Ellie the Dobermann
No railways or Chasewater this time, just about Ellie!
Out for our usual walk this morning before going to Chasewater and nearing the end – ‘squirrel alert!’ – Off goes Ellie through the trees, flat out as ever, but this time the branch that she clattered into was as hard as her leg.At first, it was difficult to believe that she hadn’t broken something, she wouldn’t put any weight on it at all. We got her home in a friend’s car and then it was off to the vet’s. After much pulling and twisting (if it had been broken, I’m sure it would have fallen off!) he didn’t think that anything was broken but decided on an x-ray, just in case. She hadn’t given as much as a whimper to tell where it hurt, and he could find no break on the x-ray so fingers crossed, a few quiet days and she should get back to normal.
We have to take her back in a couple of days for a check-up, at the moment she is heavily sedated and it is much too quiet in the house!
If anyone wants to know what she looks like on 4 legs, she is on a few of the photos on my posts ‘Brownhills Walk’ 1 & 2. I think there are some more on flickr.
I shall put an update on this blog in a couple of days.
Another stroll with the dawg, this time starting from Brownhills West Station – I had some leaflets to drop off so it made the decision easy.I decided to walk along the Midland Railway trackbed to start with – ‘our line’ from the other side of the M6 Toll. This first pic is taken from the bridge over the motorway.This bridge is where you first take the footpath along the trackbed, just over the motorway.Nice to know that the trackbed was put to some good use. This pic was taken a few hundred yards from the previous one – I bet this was better than playing at Wembley when the kids were young – their very own goal-posts!Talking about football, this was taken in between the A5 and the Chester Road and it is the pitch where Brownhills Scouts used to play – takes some believing!Back to the trackbed, this is taken facing from the Chester Road back towards the A5.There is still some brickwork left of the old Brownhills Midland Railway station in the undergrowth.Walking along the Wyrley and Essington canal now, the photo looks back from High Bridge bridge. I had taken a bit of a short cut, which didn’t do me any good. I’d crossed the Chester Road, meaning to go down the Norton Branch trackbed but found another footpath before I reached it and took that instead. Just a path through trees, nice pool half-way along (which the dog fell in!), otherwise muddy and boring.This photo was taken on the other side of the bridge and shows the area where the Norton Junction marshalling yard used to be. From here I crossed a field and made my way onto the LNWR Lichfield to Walsall trackbed, from which you can still make out the trackbed of the branch from Walsall Wood Colliery to the LNWR line. We have the train staff for this line in the Museum. This picture was taken by my good friend Godfrey Hucker and used with his permission (well, he would have given it if I’d asked him!!)From here I walked along the trackbed towards Brownhills.A lone signal post is all that’s left and a little further along, the trackbed gets much narrower. If you look closely at our Ellie you will see that she looks as though she has got grey wellies on. It was foul smelling clay-type mud – if the weather had got much warmer I would probably had to chip it off!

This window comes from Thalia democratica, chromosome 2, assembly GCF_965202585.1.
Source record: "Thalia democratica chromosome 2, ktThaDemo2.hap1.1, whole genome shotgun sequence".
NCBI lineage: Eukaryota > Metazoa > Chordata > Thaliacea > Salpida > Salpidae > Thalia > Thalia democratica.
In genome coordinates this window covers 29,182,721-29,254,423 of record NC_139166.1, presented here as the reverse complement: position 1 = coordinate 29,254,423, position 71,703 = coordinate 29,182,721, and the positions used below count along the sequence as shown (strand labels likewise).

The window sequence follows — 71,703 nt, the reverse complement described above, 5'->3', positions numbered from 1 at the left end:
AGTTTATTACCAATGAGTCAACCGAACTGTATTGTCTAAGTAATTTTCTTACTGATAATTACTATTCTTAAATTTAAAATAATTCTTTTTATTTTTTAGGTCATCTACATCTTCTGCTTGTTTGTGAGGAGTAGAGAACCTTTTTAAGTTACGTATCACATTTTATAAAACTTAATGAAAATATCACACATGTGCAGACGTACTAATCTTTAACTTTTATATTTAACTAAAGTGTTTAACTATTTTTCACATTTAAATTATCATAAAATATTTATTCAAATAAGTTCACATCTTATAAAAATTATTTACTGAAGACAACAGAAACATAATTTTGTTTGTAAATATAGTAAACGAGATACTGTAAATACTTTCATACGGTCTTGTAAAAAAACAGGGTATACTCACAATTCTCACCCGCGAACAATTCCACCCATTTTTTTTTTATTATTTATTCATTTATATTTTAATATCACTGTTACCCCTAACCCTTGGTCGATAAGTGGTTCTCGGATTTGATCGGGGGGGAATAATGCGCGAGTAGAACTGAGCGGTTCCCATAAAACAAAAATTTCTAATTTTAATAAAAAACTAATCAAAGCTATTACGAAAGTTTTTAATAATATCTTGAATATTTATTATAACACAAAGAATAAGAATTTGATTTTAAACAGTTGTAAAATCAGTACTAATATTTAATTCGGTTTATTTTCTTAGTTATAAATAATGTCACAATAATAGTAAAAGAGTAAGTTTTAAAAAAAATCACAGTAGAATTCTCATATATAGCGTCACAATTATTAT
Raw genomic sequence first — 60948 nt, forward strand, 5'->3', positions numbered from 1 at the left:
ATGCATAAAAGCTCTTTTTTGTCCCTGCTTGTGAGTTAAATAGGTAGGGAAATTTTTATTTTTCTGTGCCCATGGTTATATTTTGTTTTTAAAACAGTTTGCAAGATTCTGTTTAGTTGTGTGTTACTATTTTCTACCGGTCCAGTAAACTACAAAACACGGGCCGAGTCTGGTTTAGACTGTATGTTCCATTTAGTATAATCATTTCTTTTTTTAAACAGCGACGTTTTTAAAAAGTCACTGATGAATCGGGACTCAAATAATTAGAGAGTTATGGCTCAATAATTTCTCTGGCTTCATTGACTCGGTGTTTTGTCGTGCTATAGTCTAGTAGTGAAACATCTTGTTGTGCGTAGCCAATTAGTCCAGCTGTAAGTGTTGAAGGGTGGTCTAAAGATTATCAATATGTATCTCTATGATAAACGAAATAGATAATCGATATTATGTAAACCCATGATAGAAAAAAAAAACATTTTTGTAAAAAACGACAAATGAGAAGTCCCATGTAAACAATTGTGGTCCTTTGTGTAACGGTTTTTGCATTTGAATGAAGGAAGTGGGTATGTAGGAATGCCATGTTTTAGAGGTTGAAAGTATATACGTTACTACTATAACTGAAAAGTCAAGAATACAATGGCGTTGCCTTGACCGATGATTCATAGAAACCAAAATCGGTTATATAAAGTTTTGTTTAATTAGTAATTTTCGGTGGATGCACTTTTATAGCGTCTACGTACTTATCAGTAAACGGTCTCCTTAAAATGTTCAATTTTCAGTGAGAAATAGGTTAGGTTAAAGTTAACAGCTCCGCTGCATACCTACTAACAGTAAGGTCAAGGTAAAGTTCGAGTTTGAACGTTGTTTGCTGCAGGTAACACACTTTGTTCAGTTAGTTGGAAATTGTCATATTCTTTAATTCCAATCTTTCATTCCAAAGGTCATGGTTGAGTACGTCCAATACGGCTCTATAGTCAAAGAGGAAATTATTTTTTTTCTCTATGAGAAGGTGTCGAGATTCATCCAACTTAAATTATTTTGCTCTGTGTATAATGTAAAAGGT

Back on to the Wyrley and Essington canal now, looking through the LNWR railway bridge to the Pelsall Road bridge beyond.I came off the canal in Brownhills at the new bridge and walked across the parade towards Chasewater. I took this photo to illustrate my point from the first walk, about the lack of light and grass under the trees – it uses to be just grass and very pleasant.Back to the entrance to Chasewater Country Park and a chance for Ellie to have a paddle to get rid of the mud – not to mention a well-earned drink!Nearly back at the railway, and as you can see, the mud has been washed off and she has company – she ignored them to start with but had to say a quick ‘hello’ eventually. They were completely unimpressed and it was their turn to ignore her!!
Posted in Brownhills